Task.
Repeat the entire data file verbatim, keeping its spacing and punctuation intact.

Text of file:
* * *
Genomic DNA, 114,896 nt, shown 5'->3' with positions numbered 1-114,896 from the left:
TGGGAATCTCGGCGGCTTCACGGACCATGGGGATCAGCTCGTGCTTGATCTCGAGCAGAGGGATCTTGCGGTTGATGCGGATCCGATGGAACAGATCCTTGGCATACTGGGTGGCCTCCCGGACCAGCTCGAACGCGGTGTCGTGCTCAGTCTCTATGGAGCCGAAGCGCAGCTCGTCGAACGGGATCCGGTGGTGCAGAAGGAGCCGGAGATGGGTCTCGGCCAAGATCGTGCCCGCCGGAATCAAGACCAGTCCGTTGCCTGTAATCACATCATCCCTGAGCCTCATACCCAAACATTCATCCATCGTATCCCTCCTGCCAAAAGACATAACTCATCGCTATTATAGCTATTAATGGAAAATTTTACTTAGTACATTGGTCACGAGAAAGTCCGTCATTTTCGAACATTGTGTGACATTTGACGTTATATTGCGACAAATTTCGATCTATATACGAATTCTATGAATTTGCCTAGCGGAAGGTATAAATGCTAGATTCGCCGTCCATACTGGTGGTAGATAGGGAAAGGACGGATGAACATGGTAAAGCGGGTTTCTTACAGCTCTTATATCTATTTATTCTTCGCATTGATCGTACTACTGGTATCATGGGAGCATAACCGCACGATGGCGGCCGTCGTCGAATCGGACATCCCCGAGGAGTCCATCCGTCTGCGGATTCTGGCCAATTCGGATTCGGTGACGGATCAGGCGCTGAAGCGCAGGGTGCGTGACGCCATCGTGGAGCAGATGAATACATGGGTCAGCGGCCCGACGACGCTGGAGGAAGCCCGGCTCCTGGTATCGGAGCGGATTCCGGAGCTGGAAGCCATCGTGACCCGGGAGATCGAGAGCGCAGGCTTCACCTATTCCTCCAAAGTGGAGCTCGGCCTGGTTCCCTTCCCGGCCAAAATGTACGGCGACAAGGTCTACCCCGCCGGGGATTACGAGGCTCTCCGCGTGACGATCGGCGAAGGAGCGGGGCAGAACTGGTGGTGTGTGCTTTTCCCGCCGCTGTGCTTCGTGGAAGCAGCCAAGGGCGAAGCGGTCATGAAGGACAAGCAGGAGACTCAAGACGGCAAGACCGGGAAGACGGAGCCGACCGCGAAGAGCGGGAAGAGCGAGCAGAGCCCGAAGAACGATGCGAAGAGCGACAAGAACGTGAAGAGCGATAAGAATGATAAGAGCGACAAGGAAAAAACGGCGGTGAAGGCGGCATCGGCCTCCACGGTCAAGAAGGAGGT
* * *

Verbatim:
Genomic DNA, 114,896 nt, shown 5'->3' with positions numbered 1-114,896 from the left:
TGGGAATCTCGGCGGCTTCACGGACCATGGGGATCAGCTCGTGCTTGATCTCGAGCAGAGGGATCTTGCGGTTGATGCGGATCCGATGGAACAGATCCTTGGCATACTGGGTGGCCTCCCGGACCAGCTCGAACGCGGTGTCGTGCTCAGTCTCTATGGAGCCGAAGCGCAGCTCGTCGAACGGGATCCGGTGGTGCAGAAGGAGCCGGAGATGGGTCTCGGCCAAGATCGTGCCCGCCGGAATCAAGACCAGTCCGTTGCCTGTAATCACATCATCCCTGAGCCTCATACCCAAACATTCATCCATCGTATCCCTCCTGCCAAAAGACATAACTCATCGCTATTATAGCTATTAATGGAAAATTTTACTTAGTACATTGGTCACGAGAAAGTCCGTCATTTTCGAACATTGTGTGACATTTGACGTTATATTGCGACAAATTTCGATCTATATACGAATTCTATGAATTTGCCTAGCGGAAGGTATAAATGCTAGATTCGCCGTCCATACTGGTGGTAGATAGGGAAAGGACGGATGAACATGGTAAAGCGGGTTTCTTACAGCTCTTATATCTATTTATTCTTCGCATTGATCGTACTACTGGTATCATGGGAGCATAACCGCACGATGGCGGCCGTCGTCGAATCGGACATCCCCGAGGAGTCCATCCGTCTGCGGATTCTGGCCAATTCGGATTCGGTGACGGATCAGGCGCTGAAGCGCAGGGTGCGTGACGCCATCGTGGAGCAGATGAATACATGGGTCAGCGGCCCGACGACGCTGGAGGAAGCCCGGCTCCTGGTATCGGAGCGGATTCCGGAGCTGGAAGCCATCGTGACCCGGGAGATCGAGAGCGCAGGCTTCACCTATTCCTCCAAAGTGGAGCTCGGCCTGGTTCCCTTCCCGGCCAAAATGTACGGCGACAAGGTCTACCCCGCCGGGGATTACGAGGCTCTCCGCGTGACGATCGGCGAAGGAGCGGGGCAGAACTGGTGGTGTGTGCTTTTCCCGCCGCTGTGCTTCGTGGAAGCAGCCAAGGGCGAAGCGGTCATGAAGGACAAGCAGGAGACTCAAGACGGCAAGACCGGGAAGACGGAGCCGACCGCGAAGAGCGGGAAGAGCGAGCAGAGCCCGAAGAACGATGCGAAGAGCGACAAGAACGTGAAGAGCGATAAGAATGATAAGAGCGACAAGGAAAAAACGGCGGTGAAGGCGGCATCGGCCTCCACGGTCAAGAAGGAGGT